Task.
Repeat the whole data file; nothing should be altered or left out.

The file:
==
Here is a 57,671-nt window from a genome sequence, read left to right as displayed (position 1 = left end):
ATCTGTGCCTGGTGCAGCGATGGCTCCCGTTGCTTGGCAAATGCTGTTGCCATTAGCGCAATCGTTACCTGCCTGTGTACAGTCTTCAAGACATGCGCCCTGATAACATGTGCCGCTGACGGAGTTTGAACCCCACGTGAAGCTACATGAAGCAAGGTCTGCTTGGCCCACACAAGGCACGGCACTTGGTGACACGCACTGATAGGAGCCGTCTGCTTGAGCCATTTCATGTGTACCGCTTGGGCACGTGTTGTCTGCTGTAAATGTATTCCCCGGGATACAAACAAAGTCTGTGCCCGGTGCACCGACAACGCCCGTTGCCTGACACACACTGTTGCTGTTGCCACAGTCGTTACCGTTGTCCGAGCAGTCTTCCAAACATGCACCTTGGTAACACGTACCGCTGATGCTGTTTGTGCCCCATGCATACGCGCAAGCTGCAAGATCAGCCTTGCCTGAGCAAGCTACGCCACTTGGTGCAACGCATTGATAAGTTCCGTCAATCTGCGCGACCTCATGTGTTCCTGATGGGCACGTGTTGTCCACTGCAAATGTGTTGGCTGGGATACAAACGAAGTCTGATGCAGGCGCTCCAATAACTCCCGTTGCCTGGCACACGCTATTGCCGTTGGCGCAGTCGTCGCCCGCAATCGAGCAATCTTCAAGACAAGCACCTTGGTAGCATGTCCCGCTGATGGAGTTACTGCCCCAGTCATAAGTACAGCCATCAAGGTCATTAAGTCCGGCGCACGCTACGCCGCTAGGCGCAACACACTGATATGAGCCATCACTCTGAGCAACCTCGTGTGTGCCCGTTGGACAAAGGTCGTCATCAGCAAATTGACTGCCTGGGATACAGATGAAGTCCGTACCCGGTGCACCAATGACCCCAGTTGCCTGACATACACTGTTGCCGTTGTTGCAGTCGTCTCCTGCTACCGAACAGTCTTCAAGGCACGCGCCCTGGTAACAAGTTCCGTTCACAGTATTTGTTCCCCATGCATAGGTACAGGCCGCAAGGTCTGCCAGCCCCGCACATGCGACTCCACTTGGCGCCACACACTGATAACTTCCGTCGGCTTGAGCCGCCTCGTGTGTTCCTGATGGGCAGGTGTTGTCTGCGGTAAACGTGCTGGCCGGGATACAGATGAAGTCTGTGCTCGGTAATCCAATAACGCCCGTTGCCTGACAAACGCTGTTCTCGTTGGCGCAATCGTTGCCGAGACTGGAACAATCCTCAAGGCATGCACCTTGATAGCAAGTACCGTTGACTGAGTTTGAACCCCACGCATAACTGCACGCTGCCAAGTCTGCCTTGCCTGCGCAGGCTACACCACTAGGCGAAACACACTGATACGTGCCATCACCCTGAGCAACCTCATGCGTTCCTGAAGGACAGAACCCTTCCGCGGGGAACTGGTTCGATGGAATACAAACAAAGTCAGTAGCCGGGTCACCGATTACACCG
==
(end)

Here is a 57,671-nt window from a genome sequence, read left to right as displayed (position 1 = left end):
ATCTGTGCCTGGTGCAGCGATGGCTCCCGTTGCTTGGCAAATGCTGTTGCCATTAGCGCAATCGTTACCTGCCTGTGTACAGTCTTCAAGACATGCGCCCTGATAACATGTGCCGCTGACGGAGTTTGAACCCCACGTGAAGCTACATGAAGCAAGGTCTGCTTGGCCCACACAAGGCACGGCACTTGGTGACACGCACTGATAGGAGCCGTCTGCTTGAGCCATTTCATGTGTACCGCTTGGGCACGTGTTGTCTGCTGTAAATGTATTCCCCGGGATACAAACAAAGTCTGTGCCCGGTGCACCGACAACGCCCGTTGCCTGACACACACTGTTGCTGTTGCCACAGTCGTTACCGTTGTCCGAGCAGTCTTCCAAACATGCACCTTGGTAACACGTACCGCTGATGCTGTTTGTGCCCCATGCATACGCGCAAGCTGCAAGATCAGCCTTGCCTGAGCAAGCTACGCCACTTGGTGCAACGCATTGATAAGTTCCGTCAATCTGCGCGACCTCATGTGTTCCTGATGGGCACGTGTTGTCCACTGCAAATGTGTTGGCTGGGATACAAACGAAGTCTGATGCAGGCGCTCCAATAACTCCCGTTGCCTGGCACACGCTATTGCCGTTGGCGCAGTCGTCGCCCGCAATCGAGCAATCTTCAAGACAAGCACCTTGGTAGCATGTCCCGCTGATGGAGTTACTGCCCCAGTCATAAGTACAGCCATCAAGGTCATTAAGTCCGGCGCACGCTACGCCGCTAGGCGCAACACACTGATATGAGCCATCACTCTGAGCAACCTCGTGTGTGCCCGTTGGACAAAGGTCGTCATCAGCAAATTGACTGCCTGGGATACAGATGAAGTCCGTACCCGGTGCACCAATGACCCCAGTTGCCTGACATACACTGTTGCCGTTGTTGCAGTCGTCTCCTGCTACCGAACAGTCTTCAAGGCACGCGCCCTGGTAACAAGTTCCGTTCACAGTATTTGTTCCCCATGCATAGGTACAGGCCGCAAGGTCTGCCAGCCCCGCACATGCGACTCCACTTGGCGCCACACACTGATAACTTCCGTCGGCTTGAGCCGCCTCGTGTGTTCCTGATGGGCAGGTGTTGTCTGCGGTAAACGTGCTGGCCGGGATACAGATGAAGTCTGTGCTCGGTAATCCAATAACGCCCGTTGCCTGACAAACGCTGTTCTCGTTGGCGCAATCGTTGCCGAGACTGGAACAATCCTCAAGGCATGCACCTTGATAGCAAGTACCGTTGACTGAGTTTGAACCCCACGCATAACTGCACGCTGCCAAGTCTGCCTTGCCTGCGCAGGCTACACCACTAGGCGAAACACACTGATACGTGCCATCACCCTGAGCAACCTCATGCGTTCCTGAAGGACAGAACCCTTCCGCGGGGAACTGGTTCGATGGAATACAAACAAAGTCAGTAGCCGGGTCACCGATTACACCG